City of Thieves
Mr. Tough Guy?: Understanding Kolya’s Character
It’s impossible to determine all the complexity of a character just based on first impressions. This is especially true for the character Kolya in David Benioff’s novel City of Thieves. On the surface, Kolya appears to be a fearless, comedic, womanizer who is careless and on the verge of being annoying. This becomes a conflict for readers who want to see a character with humanity, especially during the stressful times of WWII. However, Kolya does not disappoint; he becomes a central figure in helping Lev come of age and venture outside of his boundaries, later becoming his best friend. As the story progresses, a different side to Kolya appears: trustworthy and caring, and very different from the original narcissist character.
Throughout the novel, Kolya’s character unravels to show a sensitive demeanor and care for others, even in a time of war. Kolya is introduced as a brazen, arrogant man who never notices how his actions frighten the protagonist, Lev. His dangerous jokes seemed to worry Lev more than Kolya himself. “You murdered me,” Kolya declares to a petrifying vendor at the St. Petersburg blackmarket after drinking, as if it was a game(50). Or his jokes to the guards while he is in prison, which was of course followed by threats to Kolya’s life, in which he showed no response of despair. In fact, when the guards responded by insulting Kolya, he responds with a harsh tone, as if his image was more important than his life (26).Timid Lev would never potentially risk his life just for a little laugh. Lev was astonished by Kolya’s fearlessness and his nonchalant actions. No two people could be more polar opposite; Kolya is a jaunty character, while Lev over-evaluates every situation that is placed in front of him. However, Lev soon realizes that Kolya’s power in his boldness is what made him valuable. Danger didn’t give Kolya fear, or excitement, nor the slightest rush of adrenaline. In fact it was the exact opposite, danger caused Kolya to become calm (51). These facts distress Lev even more, having to go on a life-or-death adventure with someone who was carefree in a time of war. How could two people with completely different lifestyles work together? The possibility of them becoming friends would require development beyond their first introductions to each other.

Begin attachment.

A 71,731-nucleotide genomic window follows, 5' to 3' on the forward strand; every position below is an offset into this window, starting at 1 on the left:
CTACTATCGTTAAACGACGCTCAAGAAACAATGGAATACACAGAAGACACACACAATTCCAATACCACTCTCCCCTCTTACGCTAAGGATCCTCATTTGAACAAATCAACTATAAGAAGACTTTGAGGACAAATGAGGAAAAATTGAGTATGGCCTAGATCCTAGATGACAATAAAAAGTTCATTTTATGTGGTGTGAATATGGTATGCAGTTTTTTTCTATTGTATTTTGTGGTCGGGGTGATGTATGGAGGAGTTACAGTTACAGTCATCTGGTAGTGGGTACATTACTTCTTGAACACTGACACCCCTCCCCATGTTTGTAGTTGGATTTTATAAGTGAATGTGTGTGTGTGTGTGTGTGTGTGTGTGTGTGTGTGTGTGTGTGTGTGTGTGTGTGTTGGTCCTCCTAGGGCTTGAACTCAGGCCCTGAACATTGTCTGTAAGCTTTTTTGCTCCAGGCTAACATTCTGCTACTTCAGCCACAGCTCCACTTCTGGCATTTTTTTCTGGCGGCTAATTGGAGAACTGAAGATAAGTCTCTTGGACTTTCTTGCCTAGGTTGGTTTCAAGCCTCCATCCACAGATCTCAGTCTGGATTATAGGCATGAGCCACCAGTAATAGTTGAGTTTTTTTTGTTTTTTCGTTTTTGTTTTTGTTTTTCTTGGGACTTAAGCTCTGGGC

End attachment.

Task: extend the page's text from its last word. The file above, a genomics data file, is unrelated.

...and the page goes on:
In order for Lev and Kolya to bond and work together, Kolya would have to grow to be more than his initial haughty character. his reckless behavior, Kolya performs continual acts of kindness, giving hope to readers and Lev. The first time Lev and Kolya meet in prison, they have their first exchange. Lev narrates, “This seemed like some sort of trap… But no offer of food could be refused, even in the least likely, so I stretched my hand into the darkness and waited. A moment later, a sliver of something cold and greasy sat on my palm” (21). Having their first interaction be food makes it even more dramatic. At a time when people were starving from the war, Kolya feeds Lev, initiating a bond of trust and intimacy between them. This bond of trust would shape the novel as well as the relationship of Lev and Kolya. If there had not been any faith between the two men, there would be a lack of empathy. However, that wasn’t the only time Kolya showed kindness to a stranger. After meeting a boy who was dying from starvation and the cold, “He added [the library candy] to his last sliver of sausage and the three hundred rubles and placed them all on the boy’s lap” (85). Kolya tried to save the boy’s life when he didn’t even know him, whereas someone else in that situation may have left him there to die. In war, most people were only concerned about their own well-being, their own source of basic needs; Kolya refutes this way to thinking, since he shows solicitude towards the young boy. Kolya was introduced as being haughty, and now he was showing a compassionate and nurturing side.